For young people, this message is true. No matter how you are bullied now, it will get better. I was also bullied in school, teased, (including sexual taunts) and physically abused due to my weight and because I was a weird kid. Some abuse was so bad that if I were an adult, the police would have gotten involved.
However, it did get better. By the time I was in high school, many of my bullies had gone to other schools or matured out of their habits. I finished school, went to college, eventually got two master's degrees, married a wonderful man, have close friends, a decent job and wrote a book. My life became so much better that I was able to put that part of my life to rest. Mostly because I didn't allow taunts to bother me anymore.
Even as adults, there will be assholes who still think they are in junior high and must feel better by teasing others. (I've been called all kinds of unoriginal names on my blog). I say if they can't grow up, more pity for them.
Watch and vote for a terrific short movie Gordita, which is about a young Latina who is depressed with her life because of her body and dead end job. When she reminisces about a positive moment in her past, she begins her journey to self-respect.
I understand the concept of having a fat talk free week. I understand that women, especially young ones are constantly bombarded with images and talk that say you must be thin or (a) die, (b) die alone (c) have no friends (d) have no future (e) never meet a man or (f) work at Walmart.
My problem is there is nothing to be ashamed of for being fat. Fat should not have a negative connotation. Instead of having a fat talk free week, it's better to have a body love talk week. Remove the negative out of fat. And teach young women to be happy no matter what their size. This event seems more like "Stop thin people from feeling fat (i.e. bad)".
Also we are not in fact destroying the US health care system. I've mentioned for several years now, a Kaiser report (see figure five) which states that the elderly cost the most. Here is a blog post (not fat friendly either!) which states that expensive diseases are not infact "obesity diseases" and "obesity costs" aren't enough to explain why we are paying so much per person for health care.
And if my ass doesn't look fat in my pants, then I need to see a doctor because it means that my butt fell off. Is that considered an obesity related disease?
I'm sorry to say I never watched more than two episodes of Huge. I find it kind of bittersweet. I'm drifting away from TV, only watching maybe half-dozen regular shows as I am tired of seeing either no fat people or when I do it has something to do with dieting, fat jokes, thin people in fat suits, fat=mental disease or overeating. While the one thing Huge had going for it was the large number of fat actors which was awesome but of course it's all about how fat they are at this fat camp.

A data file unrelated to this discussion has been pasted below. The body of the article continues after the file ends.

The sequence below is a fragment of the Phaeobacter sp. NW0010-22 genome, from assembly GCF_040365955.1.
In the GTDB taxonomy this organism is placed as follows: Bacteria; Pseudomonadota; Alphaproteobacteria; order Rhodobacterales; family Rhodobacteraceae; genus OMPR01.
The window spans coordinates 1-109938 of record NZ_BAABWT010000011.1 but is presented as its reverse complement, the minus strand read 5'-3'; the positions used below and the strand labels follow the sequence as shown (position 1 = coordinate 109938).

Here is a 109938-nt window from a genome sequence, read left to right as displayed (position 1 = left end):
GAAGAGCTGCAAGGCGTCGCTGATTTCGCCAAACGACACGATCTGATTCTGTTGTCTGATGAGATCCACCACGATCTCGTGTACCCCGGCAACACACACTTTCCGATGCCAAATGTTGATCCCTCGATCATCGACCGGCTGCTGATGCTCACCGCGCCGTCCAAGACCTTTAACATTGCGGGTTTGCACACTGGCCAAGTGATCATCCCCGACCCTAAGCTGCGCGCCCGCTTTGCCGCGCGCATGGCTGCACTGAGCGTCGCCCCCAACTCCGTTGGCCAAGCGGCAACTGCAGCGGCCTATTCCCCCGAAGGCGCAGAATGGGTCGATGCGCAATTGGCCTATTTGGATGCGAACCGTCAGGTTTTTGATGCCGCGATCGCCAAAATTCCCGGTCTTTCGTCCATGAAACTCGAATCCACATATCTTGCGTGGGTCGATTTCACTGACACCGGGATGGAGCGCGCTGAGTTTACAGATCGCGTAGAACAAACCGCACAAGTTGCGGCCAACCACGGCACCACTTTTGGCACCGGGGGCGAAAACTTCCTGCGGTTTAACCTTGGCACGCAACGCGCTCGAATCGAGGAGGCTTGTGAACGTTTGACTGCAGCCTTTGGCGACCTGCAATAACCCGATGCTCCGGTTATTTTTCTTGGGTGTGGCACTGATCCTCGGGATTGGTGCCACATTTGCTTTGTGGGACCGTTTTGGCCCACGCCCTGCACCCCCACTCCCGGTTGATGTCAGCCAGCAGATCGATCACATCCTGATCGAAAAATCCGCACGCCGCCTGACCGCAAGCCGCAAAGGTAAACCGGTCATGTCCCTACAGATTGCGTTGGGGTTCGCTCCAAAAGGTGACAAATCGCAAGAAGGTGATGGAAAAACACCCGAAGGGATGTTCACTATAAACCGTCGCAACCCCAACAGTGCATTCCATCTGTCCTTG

That being said, there is petition to save the show. I wouldn't mind keeping it around, only for the actually having more diverse actors.
The Surgeon general of the United States after all the obesity=evil rhetoric kind of said something that sounds a bit like Health at Every Size stating "The good news is we can be healthy and fit, at any size or any weight." This is a start. The SG website still points all the same rhetoric we heard before. So until I see stigma decreased, and a true promotion of health over weight, this is just lip service.
And finally after something like 7 years since Public Citizen asked to take the crappy and dangerous drug meridia off the market, the FDA has finally done it!
I won't ever stop saying it. Weight loss surgery is deadly, forced anorexia and not as effective as it seems and it seems to have a risk factor of suicide. And if you have it done as a teen, you might be increasing the risk of birth defects if you get pregnant in the future. The worst part is that the procedure is marketed as something easy but instead you might be trading one set of symptoms for others.
So let's see . . . so-called "obesity related diseases" might be controlled by a change in diet, movement or taking a medication. (This might not result in weight loss). Side effects are minimal and probably mostly have to do with adherence issues and medication side effects.
But if you "cure" these dieases with weight loss surgery you run the following risks: death, malnutrition, malabsorption, suicide, follow up surgery, gallstones, dumping syndrome, no weight loss, weight gain, forced anorexia, vomiting, pneumonia, kidney stones, hernia, blood clots, birth defects. Not to mention a return of these diseases. With these kind of side effects? Is it even worth it?
Also good news Biggest Loser ratings are way down. Are Americans tired of it? Realize it's stupid and mean? Or are they watching Glee? It doesn't matter as long as it dies before it kills one of their contestants.